It took less than seven hours, for credit report company Equifax Inc to be slammed with two lawsuits following the firm's digital breach that affected 143 million American consumers. As news unfolds the avalanche builds and many shareholders are preparing to enter the fighting ring.

But what are the real implications here, one asks? With allegations of inside trading adding to the broth, the common person has been left once again with that same old feeling of disbelief.

Sure, as the long battle starts in the court, looking to endure for many tiring years, one asks if a multi-million dollar fine, (the outcome of it all, we are sure) is enough, when the breach itself led to the release of such personal data as consumer credit reports, social security numbers, credit card numbers and driver's license numbers?

In a day and age where some in government try to push into a globalised cashless society, this may come as the greeting card which welcomes the citizen to the reality of a digital world: A world where a credit account may be opened by hackers in the consumer's name.

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How safe is Equifax Inc's digital information?

With access to anyone's #Personal Data, it won't need a witty mind to file an income tax return under a false name and receive a refund before the consumer even files his or her taxes.

What to think of all this when the cherry on top is - surprise, surprise - the firm's chief financial officer John Gamble and two other senior executives cashing in on almost $2 million of Equifax stock, just after the incident? This according to Business Insider's #Mohammed Hadi and #Bryan Logan.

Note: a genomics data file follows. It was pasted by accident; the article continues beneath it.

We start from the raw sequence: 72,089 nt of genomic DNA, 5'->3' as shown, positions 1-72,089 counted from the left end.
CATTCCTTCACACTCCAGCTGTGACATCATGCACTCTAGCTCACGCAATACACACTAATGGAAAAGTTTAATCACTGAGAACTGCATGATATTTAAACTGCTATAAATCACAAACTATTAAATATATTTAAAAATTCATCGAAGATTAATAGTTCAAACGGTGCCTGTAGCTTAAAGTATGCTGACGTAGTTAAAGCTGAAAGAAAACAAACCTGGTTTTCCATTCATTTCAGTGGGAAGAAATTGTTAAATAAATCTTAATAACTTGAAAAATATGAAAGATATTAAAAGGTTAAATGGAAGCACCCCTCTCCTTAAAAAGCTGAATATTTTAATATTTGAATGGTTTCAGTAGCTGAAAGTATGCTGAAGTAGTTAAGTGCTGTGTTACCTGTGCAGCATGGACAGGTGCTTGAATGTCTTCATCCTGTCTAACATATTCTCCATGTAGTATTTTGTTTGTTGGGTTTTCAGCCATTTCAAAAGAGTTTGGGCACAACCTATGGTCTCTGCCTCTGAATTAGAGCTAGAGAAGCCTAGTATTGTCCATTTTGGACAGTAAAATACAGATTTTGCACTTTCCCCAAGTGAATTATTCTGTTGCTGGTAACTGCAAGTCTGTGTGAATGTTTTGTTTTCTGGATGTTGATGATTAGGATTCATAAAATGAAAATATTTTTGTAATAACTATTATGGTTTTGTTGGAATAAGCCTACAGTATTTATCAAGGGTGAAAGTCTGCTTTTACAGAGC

Responding to the matter by simply stating that the company was not aware of the breach (when making their stock sales) sounds ludicrous and shocking, to say the least. Especially if one considers the company waited until September, 7 to announce a #Hacking had occurred on July, 29.

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Equifax Inc: Sweeping under the carpet?

Deeply rooted in our mindsets lives an endless need for trust, we agree but, sadly, it walks hand in hand with that everlasting doubt, entailed on all aspects that manage society.

With that in mind, it is important to mention that Equifax handles about 900 million consumers and almost 100 million businesses worldwide. With its almost 20 percent drop in share price (last Friday), sponging out over 3 billion dollars of the company's market value, one easily feels the pressure mounting.

Attempting to grasp the intrinsic value of that alone is overwhelming. Staggering would be the conclusion that, perhaps, dark days are upon Equifax. Honestly, though, empirical judgement tells me that it might all have been just another day in the office.